compound interest

One of the things Dave Ramsey is infamous for is making the claim that the stock market returns 12%/year.  Lately he’s been saying well, his money market funds return that.  (Uh huh.)  Then he goes through an exercise showing how much money you’ll make if you put away X, assuming an interest rate of 12%/year.  It’s a lot.  Because of the magic of compounding.

And obviously that 12% number is garbage.  (Reality is probably closer to 7%.)  However, after he makes this claim, he’ll often say, “Even if I’m half wrong…that’s still a lot of money.”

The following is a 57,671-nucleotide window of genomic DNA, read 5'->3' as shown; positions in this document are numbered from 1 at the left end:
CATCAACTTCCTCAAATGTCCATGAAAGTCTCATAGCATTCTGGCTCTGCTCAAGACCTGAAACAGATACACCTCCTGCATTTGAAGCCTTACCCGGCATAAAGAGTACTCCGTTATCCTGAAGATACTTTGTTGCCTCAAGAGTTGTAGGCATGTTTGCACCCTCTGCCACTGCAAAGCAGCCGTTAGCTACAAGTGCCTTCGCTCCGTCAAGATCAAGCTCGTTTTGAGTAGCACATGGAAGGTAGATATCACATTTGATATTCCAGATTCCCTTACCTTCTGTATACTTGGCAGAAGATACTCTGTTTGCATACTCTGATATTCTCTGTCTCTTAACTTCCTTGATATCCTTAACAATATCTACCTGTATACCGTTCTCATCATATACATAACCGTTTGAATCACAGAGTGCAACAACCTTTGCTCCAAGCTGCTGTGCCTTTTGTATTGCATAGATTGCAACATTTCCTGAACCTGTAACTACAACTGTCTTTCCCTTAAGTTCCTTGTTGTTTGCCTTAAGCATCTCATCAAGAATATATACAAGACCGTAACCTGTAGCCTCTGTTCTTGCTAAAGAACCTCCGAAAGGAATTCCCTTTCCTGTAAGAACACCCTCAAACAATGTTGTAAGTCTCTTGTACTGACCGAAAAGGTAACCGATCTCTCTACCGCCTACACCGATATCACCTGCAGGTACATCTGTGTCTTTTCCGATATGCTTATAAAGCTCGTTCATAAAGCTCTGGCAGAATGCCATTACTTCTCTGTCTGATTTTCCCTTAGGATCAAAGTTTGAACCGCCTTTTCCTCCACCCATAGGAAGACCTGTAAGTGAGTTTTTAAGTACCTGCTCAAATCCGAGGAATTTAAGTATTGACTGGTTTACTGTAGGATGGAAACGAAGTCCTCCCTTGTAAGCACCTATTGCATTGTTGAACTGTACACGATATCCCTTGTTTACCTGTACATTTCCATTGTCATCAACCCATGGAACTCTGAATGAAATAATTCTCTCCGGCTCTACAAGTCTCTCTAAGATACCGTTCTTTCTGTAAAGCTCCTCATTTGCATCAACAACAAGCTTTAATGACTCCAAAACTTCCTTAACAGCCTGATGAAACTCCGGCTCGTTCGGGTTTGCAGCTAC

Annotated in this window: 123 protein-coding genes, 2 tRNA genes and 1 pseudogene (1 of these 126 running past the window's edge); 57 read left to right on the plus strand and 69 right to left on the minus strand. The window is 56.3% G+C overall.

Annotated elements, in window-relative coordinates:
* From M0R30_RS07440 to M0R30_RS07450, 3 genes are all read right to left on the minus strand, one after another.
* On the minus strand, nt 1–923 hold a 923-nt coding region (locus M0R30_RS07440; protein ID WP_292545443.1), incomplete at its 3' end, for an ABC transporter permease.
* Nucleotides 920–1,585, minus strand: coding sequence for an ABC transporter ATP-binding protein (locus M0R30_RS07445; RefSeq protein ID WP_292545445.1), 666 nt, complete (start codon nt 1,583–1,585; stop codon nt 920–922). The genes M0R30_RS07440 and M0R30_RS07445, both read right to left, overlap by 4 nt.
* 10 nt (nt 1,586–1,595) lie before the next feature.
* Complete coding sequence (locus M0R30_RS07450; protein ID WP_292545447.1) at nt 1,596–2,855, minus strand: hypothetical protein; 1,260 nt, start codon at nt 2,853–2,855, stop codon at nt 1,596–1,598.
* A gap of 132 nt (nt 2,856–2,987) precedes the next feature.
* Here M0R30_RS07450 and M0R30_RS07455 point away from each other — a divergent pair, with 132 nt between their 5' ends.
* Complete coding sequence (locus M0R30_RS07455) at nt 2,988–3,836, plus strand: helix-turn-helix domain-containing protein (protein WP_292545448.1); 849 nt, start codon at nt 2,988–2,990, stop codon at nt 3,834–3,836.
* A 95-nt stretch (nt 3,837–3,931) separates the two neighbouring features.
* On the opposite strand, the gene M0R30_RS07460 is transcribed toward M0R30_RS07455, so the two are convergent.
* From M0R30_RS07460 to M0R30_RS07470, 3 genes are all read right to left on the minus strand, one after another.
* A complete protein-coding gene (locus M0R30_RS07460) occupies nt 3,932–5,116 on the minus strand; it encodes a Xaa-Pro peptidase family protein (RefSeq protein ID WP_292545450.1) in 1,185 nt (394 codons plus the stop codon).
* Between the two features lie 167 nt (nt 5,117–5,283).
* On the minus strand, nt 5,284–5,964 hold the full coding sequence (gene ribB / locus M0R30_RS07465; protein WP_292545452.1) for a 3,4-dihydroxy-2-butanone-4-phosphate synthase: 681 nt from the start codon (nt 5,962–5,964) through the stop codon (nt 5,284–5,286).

The implication being, if the interest rate is closer to 6% you’ll end up with half of that huge number he just calculated, which is still a huge number.

Of course you don’t.

Because compound interest doesn’t work that way.  As time goes on tiny differences are magnified with each compound, so that 6% difference starts out as half as big, but ends up compounding over time to something much larger than half as big.

Here’s a calculator because that’s more fun than doing the math by hand.  (Or at least it’s more fun than either typing out the formula or typing out the derivation of the formula.)

Take a Principal of 100,000.  Don’t add anything to it.  Assume a 12% interest rate that compounds once per year for 30 years.  You get $2,995,992.21 .  Or almost 3 million dollars.